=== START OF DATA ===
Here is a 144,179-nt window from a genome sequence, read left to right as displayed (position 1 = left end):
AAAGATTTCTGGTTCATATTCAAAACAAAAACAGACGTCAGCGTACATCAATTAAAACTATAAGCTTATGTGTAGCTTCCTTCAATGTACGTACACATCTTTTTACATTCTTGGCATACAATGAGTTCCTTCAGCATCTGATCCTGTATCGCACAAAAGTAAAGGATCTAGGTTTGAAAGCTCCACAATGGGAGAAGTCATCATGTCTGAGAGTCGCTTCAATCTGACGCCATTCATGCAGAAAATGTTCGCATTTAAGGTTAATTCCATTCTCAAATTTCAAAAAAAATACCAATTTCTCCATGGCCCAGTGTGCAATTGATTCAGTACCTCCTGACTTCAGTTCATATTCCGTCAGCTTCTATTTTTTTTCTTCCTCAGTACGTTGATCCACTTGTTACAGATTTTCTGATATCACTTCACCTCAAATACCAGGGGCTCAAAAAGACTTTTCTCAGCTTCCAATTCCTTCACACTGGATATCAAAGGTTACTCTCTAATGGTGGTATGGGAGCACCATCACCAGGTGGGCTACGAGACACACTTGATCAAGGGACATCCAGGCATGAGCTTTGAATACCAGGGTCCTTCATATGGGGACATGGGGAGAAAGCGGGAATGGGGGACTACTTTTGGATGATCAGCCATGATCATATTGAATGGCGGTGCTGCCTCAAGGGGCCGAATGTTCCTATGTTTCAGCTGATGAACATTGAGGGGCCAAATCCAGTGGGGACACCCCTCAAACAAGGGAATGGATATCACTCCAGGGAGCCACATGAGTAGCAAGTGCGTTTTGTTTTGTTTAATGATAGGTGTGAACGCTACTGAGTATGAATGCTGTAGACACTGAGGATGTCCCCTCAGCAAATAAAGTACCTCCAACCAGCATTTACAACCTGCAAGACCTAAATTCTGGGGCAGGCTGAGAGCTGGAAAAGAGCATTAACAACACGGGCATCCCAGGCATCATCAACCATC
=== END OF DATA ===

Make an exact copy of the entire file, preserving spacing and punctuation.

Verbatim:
Here is a 144,179-nt window from a genome sequence, read left to right as displayed (position 1 = left end):
AAAGATTTCTGGTTCATATTCAAAACAAAAACAGACGTCAGCGTACATCAATTAAAACTATAAGCTTATGTGTAGCTTCCTTCAATGTACGTACACATCTTTTTACATTCTTGGCATACAATGAGTTCCTTCAGCATCTGATCCTGTATCGCACAAAAGTAAAGGATCTAGGTTTGAAAGCTCCACAATGGGAGAAGTCATCATGTCTGAGAGTCGCTTCAATCTGACGCCATTCATGCAGAAAATGTTCGCATTTAAGGTTAATTCCATTCTCAAATTTCAAAAAAAATACCAATTTCTCCATGGCCCAGTGTGCAATTGATTCAGTACCTCCTGACTTCAGTTCATATTCCGTCAGCTTCTATTTTTTTTCTTCCTCAGTACGTTGATCCACTTGTTACAGATTTTCTGATATCACTTCACCTCAAATACCAGGGGCTCAAAAAGACTTTTCTCAGCTTCCAATTCCTTCACACTGGATATCAAAGGTTACTCTCTAATGGTGGTATGGGAGCACCATCACCAGGTGGGCTACGAGACACACTTGATCAAGGGACATCCAGGCATGAGCTTTGAATACCAGGGTCCTTCATATGGGGACATGGGGAGAAAGCGGGAATGGGGGACTACTTTTGGATGATCAGCCATGATCATATTGAATGGCGGTGCTGCCTCAAGGGGCCGAATGTTCCTATGTTTCAGCTGATGAACATTGAGGGGCCAAATCCAGTGGGGACACCCCTCAAACAAGGGAATGGATATCACTCCAGGGAGCCACATGAGTAGCAAGTGCGTTTTGTTTTGTTTAATGATAGGTGTGAACGCTACTGAGTATGAATGCTGTAGACACTGAGGATGTCCCCTCAGCAAATAAAGTACCTCCAACCAGCATTTACAACCTGCAAGACCTAAATTCTGGGGCAGGCTGAGAGCTGGAAAAGAGCATTAACAACACGGGCATCCCAGGCATCATCAACCATC